in Space

BAE Systems launches next-gen computer for space

Posted 23 August 2017 · Add Comment

BAE Systems today announced a new generation of its flagship space computer that combines fast performance and extreme resiliency to enable previously impossible missions in the harsh environment of space.



Above: A BAE Systems employee solders components onto a RAD5545 single-board computer.

The new RAD5545TM single-board computer (SBC) provides next-generation spacecraft with the high-performance onboard processing capacity needed to support future space missions — from weather and planetary exploration to communications, surveillance, tracking, and national security missions. The RAD5545 SBC delivers exponential improvements in size, speed, and power-efficiency over its proven predecessor, the RAD750® SBC.

“We’ve been delivering radiation-hardened components for almost three decades, and our customers have come to trust the performance, reliability, and longevity of our technology,” said Dave Rea, director of On-board Processing and Advanced Technology at BAE Systems. “The RAD5545 SBC is the next step in the evolution of space computers. It’s the most technologically advanced radiation-hardened, general-purpose processor for space applications.”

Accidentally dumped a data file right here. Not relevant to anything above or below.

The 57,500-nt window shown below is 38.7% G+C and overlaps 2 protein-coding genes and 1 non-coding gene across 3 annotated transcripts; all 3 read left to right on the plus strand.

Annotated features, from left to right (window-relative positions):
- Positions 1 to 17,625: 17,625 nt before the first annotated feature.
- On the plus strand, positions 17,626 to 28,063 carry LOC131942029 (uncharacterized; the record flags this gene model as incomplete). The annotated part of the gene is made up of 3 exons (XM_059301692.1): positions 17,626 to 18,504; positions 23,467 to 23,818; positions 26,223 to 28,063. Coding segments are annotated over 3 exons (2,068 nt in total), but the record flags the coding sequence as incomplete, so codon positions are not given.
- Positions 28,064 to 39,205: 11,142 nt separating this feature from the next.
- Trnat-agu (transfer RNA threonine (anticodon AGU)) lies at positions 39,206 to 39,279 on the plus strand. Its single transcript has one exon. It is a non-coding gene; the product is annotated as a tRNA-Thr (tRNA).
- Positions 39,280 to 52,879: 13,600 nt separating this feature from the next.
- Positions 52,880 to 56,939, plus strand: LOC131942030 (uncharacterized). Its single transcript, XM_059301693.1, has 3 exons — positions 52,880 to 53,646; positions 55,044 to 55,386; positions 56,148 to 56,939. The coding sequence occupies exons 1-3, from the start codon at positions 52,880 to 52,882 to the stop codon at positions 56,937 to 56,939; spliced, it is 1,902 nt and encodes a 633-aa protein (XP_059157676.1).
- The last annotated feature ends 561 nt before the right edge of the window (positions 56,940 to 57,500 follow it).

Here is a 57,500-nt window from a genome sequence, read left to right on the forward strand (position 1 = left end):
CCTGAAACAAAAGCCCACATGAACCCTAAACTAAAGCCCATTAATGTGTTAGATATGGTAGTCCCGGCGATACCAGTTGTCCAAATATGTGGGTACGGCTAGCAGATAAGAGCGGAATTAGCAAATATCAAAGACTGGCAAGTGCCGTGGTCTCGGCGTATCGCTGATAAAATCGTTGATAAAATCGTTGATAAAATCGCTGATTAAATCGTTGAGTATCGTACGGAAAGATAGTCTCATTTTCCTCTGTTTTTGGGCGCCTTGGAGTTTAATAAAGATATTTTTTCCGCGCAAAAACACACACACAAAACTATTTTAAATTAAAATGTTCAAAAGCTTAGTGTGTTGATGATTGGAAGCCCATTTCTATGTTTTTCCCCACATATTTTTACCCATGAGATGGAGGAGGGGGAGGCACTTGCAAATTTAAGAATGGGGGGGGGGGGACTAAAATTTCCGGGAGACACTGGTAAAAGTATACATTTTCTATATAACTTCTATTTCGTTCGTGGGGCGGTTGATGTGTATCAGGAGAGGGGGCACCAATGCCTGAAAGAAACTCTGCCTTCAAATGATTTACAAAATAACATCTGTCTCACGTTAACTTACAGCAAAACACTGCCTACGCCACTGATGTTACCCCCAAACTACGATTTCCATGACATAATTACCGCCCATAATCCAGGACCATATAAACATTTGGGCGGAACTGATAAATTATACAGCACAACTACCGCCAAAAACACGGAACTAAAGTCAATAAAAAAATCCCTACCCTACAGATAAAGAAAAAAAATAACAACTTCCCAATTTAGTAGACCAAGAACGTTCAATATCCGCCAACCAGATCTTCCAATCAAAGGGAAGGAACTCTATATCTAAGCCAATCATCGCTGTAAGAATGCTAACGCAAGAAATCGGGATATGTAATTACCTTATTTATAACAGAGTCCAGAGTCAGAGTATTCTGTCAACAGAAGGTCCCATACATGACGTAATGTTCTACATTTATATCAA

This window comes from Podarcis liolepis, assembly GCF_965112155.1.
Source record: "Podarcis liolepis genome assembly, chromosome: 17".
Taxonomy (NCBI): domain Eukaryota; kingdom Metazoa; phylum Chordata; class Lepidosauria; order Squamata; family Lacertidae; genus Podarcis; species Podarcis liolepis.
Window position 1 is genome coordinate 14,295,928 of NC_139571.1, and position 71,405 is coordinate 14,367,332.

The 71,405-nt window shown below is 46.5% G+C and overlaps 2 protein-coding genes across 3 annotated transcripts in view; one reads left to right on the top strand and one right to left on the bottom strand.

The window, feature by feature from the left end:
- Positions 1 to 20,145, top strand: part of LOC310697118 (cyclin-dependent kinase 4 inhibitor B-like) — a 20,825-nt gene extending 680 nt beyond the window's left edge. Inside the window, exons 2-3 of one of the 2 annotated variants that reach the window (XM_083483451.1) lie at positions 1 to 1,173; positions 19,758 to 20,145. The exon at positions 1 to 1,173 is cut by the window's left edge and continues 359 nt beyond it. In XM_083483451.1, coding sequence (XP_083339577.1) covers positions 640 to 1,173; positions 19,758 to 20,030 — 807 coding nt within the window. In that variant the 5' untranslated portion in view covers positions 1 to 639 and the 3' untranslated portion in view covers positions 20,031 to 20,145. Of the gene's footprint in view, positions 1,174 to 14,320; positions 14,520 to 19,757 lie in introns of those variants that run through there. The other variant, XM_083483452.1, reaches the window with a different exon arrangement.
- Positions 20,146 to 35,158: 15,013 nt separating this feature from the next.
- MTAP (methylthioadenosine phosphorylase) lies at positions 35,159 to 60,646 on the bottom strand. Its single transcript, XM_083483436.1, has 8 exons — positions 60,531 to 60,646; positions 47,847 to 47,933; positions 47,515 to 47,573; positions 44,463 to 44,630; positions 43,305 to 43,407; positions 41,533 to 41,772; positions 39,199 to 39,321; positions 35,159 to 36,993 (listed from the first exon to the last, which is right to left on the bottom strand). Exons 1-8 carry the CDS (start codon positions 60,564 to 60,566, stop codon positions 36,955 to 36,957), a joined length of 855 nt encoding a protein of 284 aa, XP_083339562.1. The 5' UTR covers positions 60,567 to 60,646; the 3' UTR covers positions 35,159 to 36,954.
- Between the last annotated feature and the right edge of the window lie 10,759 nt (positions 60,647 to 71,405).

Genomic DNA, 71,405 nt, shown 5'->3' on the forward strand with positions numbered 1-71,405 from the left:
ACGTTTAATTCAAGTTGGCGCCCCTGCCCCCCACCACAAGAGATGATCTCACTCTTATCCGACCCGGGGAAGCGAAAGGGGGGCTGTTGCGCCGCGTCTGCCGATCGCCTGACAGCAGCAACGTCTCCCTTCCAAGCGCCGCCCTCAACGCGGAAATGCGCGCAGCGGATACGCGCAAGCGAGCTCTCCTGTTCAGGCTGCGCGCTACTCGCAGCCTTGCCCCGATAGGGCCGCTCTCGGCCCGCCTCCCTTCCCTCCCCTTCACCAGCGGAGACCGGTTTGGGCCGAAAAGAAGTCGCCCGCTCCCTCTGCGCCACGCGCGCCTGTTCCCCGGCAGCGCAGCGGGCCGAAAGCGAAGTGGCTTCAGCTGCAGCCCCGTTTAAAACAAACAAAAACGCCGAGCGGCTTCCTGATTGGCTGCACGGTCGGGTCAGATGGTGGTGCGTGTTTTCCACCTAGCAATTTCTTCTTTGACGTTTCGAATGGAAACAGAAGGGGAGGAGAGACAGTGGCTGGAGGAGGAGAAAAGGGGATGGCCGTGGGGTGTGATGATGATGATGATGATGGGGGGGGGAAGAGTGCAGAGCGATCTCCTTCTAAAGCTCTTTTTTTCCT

A single RAD5545 SBC replaces multiple cards on previous generations of spacecraft. It combines high performance, large amounts of memory, and fast throughput to improve spacecraft capability, efficiency, and mission performance. With its improved computational throughput, storage, and bandwidth, it will provide spacecraft with the ability to conduct new missions, including those requiring encryption processing, multiple operating systems, ultra high-resolution image processing, autonomous operation and simultaneous support for multiple payloads — missions that were impossible with previous single-board computers.

The RAD5545 SBC is produced at the company’s facility in Manassas, Virginia. The facility is a US Department of Defense Category 1A Microelectronics Trusted Source. The company has provided more than 900 computers on over 300 satellites and has provided the computers that power key national space assets, including some that are hundreds of millions of miles away from Earth.


                                                            

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